• This article is mistaken in suggesting this manifesto is a throwback to the seventies. Things have changed, not everywhere for the better and this is a radical programme for the future. Time to get the neo-liberal blinkers off.
  • I can’t help noticing there is no mention of the financial transaction tax in the article. Too close to the bone? Or perhaps simply, much too sensible and reasonable for your diatribe?
  • On railway, most countries with successful railway services retain majority public ownership of the system (Switzerland, Germany, France, Spain … just to name a few). One should be agnostic on the model and look at the empirical evidence. Also, the entire contractual arrangements in public monopolies don’t necessarily mean public jobs — again there are different models!
  • Why does this editorial spout rhetoric without evidence?  Without reference to your own data analyses?  The last ten years of deregulation has hugely increased poverty, homelessness, use of food banks, and cut all social welfare and education funding in real terms. AND it has doubled the national debt. Corbyn’s policies will restore the balance between wealth and income as Thomas Piketty and many progressive economists (Wren-Lewis, Stiglitz, Mazzucato, Krugman, Blanchflower) suggest. I expect more from the FT than neoliberal platitudes devoid of data.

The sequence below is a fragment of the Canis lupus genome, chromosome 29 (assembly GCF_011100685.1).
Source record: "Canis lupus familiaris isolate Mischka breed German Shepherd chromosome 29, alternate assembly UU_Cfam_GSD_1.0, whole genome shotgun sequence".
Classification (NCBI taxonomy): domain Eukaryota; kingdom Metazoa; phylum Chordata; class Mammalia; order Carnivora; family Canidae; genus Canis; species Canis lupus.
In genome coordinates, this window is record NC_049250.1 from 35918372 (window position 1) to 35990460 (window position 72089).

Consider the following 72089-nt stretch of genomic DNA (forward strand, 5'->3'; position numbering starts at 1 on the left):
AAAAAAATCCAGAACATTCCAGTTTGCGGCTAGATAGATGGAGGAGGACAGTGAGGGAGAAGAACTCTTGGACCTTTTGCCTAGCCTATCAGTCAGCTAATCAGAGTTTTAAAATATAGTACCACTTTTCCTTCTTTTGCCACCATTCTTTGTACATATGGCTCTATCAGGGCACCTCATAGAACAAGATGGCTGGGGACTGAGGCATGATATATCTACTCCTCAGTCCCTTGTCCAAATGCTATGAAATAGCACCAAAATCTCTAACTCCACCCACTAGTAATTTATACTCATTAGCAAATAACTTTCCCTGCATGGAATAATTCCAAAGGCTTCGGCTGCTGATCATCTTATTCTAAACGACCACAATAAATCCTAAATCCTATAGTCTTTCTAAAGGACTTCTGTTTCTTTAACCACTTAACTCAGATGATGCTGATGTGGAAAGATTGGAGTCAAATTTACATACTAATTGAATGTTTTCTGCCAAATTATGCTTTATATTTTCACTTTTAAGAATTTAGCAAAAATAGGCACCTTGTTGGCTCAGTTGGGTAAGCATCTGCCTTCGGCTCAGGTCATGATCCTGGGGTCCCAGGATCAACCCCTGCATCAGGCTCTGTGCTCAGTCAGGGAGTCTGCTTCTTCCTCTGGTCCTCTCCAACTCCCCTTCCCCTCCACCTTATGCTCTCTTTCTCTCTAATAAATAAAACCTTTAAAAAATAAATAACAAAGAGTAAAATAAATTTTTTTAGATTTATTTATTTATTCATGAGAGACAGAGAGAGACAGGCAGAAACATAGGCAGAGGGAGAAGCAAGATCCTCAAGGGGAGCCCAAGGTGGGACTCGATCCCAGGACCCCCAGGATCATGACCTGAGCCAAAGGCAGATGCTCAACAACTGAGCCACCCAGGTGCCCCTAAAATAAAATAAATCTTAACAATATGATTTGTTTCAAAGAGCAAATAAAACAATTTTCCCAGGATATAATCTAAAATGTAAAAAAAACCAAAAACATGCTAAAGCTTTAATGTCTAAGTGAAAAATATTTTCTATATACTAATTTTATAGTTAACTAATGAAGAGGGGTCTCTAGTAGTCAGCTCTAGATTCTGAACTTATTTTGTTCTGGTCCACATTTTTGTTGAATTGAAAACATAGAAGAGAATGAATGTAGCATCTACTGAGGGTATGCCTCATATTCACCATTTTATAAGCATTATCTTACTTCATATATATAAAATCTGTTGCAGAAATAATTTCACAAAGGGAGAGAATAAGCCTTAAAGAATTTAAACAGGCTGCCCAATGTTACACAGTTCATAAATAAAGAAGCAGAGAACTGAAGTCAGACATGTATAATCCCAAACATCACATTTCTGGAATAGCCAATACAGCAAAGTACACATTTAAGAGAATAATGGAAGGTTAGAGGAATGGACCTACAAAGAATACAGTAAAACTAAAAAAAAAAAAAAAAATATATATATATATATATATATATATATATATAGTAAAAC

• Socialism my foot – this is social democracy, it used to be quite fashionable, remember?  Corbyn’s spending plans will make the UK a typical European country, next to Germany, in terms of government expenditure. (See FT Nov 21).The more recently fashionable neoliberal model has got us into a right old mess.  Maybe this country can provide an example of the necessary corrective which others will follow – wouldn’t that be a turn-up for the books given our recent embarrassing hopelessness? 

 

 

 

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FT: a strange blend of truth and spleen unwittingly affirms Jeremy Corbyn’s ‘superannuated socialist’ stance